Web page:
Tuesday, January 6, 2015

The "pick what we fact check" update

As Jeff D. noted in a post last week, PolitiFact has started a fundraising campaign at Kickstarter to pay for live fact-checking of the State of the Union address and response.

Jeff focused one of the perks for giving $100 or more: PolitiFact says it will give people who give at or above that level the privilege of picking what they fact check. Jeff pointed out that the offer places PolitiFact effectively on the horns of dilemma. Either PolitiFact is unethically selling control of its editorial decisions or else PolitiFact is making a sham offer to entice donors to give $100 or more.

We wanted to find out which it was, so Jeff came up with a scathingly brilliant idea: Join the campaign to gain the privilege of asking the questions we want answered, and see how PolitiFact will go about living up to its promises on a couple of the other lower-level perks given to supporters.

I probably wouldn't give two cents for PolitiFact's fact checking, but Jeff provided the funding and so far we're getting a decent return on the investment:

Bryan W. White about 9 hours ago

What hidden details of the "pick what we fact check" reward make it ethical, please?

Creator PolitiFact about 8 hours ago

Nothing hidden about the "pick what we fact check" reward, Bryan.

At PolitiFact, we have a constantly updating list of potential fact-checks. We call it the "buffet." And as you can imagine, there is more to fact-check than we can get to. We make our decisions based on news judgment, etc.

People who make a contribution of $100 or more will receive a list of four fact-checks from that buffet (likely two from conservatives, two from liberals). They'll get to pick what claim we check. Their choice won't stop us from checking other claims from the list, but it will assure that the claim they're interested in gets fact-checked.

It will also give them a sense of our process.

Let's unpack that response.

"Nothing hidden about the 'pick what we fact check' reward"

What? Of course there was hidden information about the reward. The description was ambiguous. Perhaps, as Jeff suggested, PolitiFact would offer the same four potential fact checks to all those supporting the project at the $100 or higher level. Or not. PolitiFact hid the precise nature of the reward with an imprecise description.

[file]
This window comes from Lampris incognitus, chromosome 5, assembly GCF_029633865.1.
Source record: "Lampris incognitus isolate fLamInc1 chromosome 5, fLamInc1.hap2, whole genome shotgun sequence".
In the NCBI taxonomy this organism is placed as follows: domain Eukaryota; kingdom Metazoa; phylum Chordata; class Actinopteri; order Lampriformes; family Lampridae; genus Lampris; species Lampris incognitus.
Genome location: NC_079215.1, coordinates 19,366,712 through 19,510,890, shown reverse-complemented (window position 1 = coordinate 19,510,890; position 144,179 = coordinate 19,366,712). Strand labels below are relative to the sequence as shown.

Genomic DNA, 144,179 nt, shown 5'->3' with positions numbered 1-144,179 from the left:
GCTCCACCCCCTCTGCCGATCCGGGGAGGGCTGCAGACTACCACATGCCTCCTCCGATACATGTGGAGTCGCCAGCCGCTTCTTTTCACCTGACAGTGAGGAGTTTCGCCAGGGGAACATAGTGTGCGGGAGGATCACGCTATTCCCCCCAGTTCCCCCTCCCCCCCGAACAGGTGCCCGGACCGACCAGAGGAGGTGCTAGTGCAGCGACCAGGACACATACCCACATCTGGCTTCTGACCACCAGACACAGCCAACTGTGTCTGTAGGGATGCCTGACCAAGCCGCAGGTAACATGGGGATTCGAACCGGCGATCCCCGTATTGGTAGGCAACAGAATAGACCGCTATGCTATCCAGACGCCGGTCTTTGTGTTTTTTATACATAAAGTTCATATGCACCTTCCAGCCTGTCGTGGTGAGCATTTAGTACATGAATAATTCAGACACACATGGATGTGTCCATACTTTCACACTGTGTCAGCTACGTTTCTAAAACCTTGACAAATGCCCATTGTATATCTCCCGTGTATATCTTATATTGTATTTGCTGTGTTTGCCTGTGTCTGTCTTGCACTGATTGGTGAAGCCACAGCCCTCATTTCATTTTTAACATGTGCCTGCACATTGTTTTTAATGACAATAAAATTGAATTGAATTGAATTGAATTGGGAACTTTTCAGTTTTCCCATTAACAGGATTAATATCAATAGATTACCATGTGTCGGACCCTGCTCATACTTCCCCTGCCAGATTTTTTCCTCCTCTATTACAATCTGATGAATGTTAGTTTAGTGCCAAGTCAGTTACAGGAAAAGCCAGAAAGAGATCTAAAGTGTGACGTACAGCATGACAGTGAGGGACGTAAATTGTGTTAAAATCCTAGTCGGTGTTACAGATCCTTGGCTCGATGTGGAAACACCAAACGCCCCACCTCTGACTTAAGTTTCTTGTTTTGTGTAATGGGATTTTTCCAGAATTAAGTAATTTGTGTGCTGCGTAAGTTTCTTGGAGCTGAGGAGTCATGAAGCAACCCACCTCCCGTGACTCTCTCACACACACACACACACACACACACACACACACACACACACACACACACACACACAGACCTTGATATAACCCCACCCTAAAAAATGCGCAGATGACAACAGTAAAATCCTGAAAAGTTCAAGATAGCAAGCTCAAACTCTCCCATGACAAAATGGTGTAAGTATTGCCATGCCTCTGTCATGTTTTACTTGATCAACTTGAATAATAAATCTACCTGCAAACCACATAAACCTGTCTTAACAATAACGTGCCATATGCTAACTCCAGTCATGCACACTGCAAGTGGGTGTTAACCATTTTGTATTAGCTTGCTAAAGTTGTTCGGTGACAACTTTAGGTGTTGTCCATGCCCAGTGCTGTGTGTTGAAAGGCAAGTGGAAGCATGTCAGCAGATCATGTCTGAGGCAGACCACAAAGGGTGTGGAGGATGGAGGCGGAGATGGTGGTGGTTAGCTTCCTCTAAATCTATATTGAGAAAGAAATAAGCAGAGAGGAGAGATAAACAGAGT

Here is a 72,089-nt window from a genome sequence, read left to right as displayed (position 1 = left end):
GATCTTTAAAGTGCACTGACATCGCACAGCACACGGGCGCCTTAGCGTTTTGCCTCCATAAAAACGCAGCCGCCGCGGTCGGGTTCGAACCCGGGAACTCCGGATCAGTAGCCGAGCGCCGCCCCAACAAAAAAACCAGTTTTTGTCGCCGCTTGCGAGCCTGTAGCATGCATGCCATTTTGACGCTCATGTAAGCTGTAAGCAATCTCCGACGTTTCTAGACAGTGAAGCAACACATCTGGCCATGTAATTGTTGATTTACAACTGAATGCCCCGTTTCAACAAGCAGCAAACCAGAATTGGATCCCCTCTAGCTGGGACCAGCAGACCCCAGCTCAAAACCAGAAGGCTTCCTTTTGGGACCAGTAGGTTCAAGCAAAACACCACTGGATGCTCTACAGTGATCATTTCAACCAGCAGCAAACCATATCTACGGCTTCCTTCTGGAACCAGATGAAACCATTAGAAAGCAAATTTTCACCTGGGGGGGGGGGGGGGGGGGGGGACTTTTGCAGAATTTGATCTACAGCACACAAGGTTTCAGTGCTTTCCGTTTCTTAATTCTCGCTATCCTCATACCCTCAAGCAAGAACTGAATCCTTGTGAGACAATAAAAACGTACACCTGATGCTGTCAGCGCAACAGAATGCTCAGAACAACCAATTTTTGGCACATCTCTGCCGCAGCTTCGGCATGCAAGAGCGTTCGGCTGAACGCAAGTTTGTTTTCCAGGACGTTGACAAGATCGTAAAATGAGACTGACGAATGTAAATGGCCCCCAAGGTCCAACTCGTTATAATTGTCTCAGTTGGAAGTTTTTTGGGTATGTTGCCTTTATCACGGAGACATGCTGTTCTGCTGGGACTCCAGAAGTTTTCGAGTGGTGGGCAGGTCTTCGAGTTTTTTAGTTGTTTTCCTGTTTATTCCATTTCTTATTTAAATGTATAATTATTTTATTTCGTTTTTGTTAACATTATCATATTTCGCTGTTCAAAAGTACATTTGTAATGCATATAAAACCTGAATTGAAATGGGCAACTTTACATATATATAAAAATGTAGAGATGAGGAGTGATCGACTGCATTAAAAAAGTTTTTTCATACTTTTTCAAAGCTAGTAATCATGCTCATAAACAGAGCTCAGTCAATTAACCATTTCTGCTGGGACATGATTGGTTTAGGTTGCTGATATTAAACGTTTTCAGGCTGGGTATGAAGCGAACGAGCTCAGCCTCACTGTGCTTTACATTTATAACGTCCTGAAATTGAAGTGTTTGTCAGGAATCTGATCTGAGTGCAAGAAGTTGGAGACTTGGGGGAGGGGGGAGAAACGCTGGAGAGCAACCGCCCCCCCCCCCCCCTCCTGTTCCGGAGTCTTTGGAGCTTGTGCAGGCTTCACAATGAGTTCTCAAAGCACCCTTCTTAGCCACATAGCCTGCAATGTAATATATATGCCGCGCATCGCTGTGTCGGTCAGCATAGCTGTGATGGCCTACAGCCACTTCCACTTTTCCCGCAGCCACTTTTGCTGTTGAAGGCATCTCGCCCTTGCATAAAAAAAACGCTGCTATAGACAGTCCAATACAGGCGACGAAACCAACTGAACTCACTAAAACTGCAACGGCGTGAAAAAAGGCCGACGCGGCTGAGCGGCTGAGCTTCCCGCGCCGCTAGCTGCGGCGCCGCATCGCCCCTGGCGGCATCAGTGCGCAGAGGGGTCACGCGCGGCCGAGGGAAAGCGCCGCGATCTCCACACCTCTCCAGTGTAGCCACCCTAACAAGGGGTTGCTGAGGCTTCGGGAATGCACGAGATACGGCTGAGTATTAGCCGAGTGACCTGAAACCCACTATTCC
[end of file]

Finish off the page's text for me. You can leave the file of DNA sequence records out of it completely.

"People who make a contribution of $100 or more will receive a list of four fact-checks from that buffet (likely two from conservatives, two from liberals)."

Does each contributor of $100 or more choose from a unique list of four fact checks? We still don't know for sure from PolitiFact's description. So that information remains hidden. Probably after one of a set of four is chosen the remainder return to PolitiFact's "buffet" of potential fact checks. But that procedure potentially leads to the type of sham reward scenario Jeff touched on in our earlier post.

Suppose PolitiFact has a buffet consisting of 100 potential fact checks. And suppose PolitiFact has 97 contributors who paid $100 or more for the privilege of choosing what PolitiFact fact checks.

PolitiFact can potentially give each of those 97 a selection of four fact checks from that group of 100, and each of them (perhaps not simultaneously) can choose one of those four, leaving PolitiFact to publish 97 out of 100 fact checks it considered doing.

That's a sham offer of editorial control. PolitiFact is selling an illusion of editorial control in a scenario like that. PolitiFact can even pick the other three later on if it chooses, ending up choosing every single one of the 100 fact checks it was considering.

Simply put, PolitiFact could give subscribers a list of items they were going to check anyway, and no one would be the wiser.

Step right up, rubes!

"Their choice won't stop us from checking other claims from the list, but it will assure that the claim they're interested in gets fact-checked."

PolitiFact, of course, is left free to manipulate the offer behind the scenes to make it completely insignificant. Kind of like that carnival game where you pick up a plastic duck out of the water. The carny looks at a number on the bottom of the duck and gives the contestant the prize that corresponds to the number. But since the public can't see how the prizes are numbered, the carny can give the contestant any prize the carny chooses. PolitiFact practices the same type of transparency as the carnival swindler.

"It will also give them a sense of our process."

One wonders how that is supposed to work.

Jeff Adds:

This response from PolitiFact validates the suspicions I outlined in my previous post. PolitiFact implicitly responds to my article by stating they will not spike items unselected by donors. In doing so, they confirm the "pick a fact check" reward is pure theater, and a sham benefit.

It's also worth noting that while this $100 reward drew our attention, there is another one that is equally vague: The $25 pledge reward includes (emphasis added) "A follow and a Twitter shout out to our 180,000 followers (or a mention on Facebook)."

Unfortunately, PolitiFact doesn't specify how they determine which one you receive. For our money, however, we look forward to them informing their 180,000 Twitter followers about our existence and sincerely hope our tweets help motivate PolitiFact to become better fact checkers.

You can beat the rush and follow us on Twitter by clicking here.

Bryan adds:

There's an easy way for PolitiFact to keep this whole thing aboveboard. All it takes is a couple of quotation marks:

You "pick" what we fact check!

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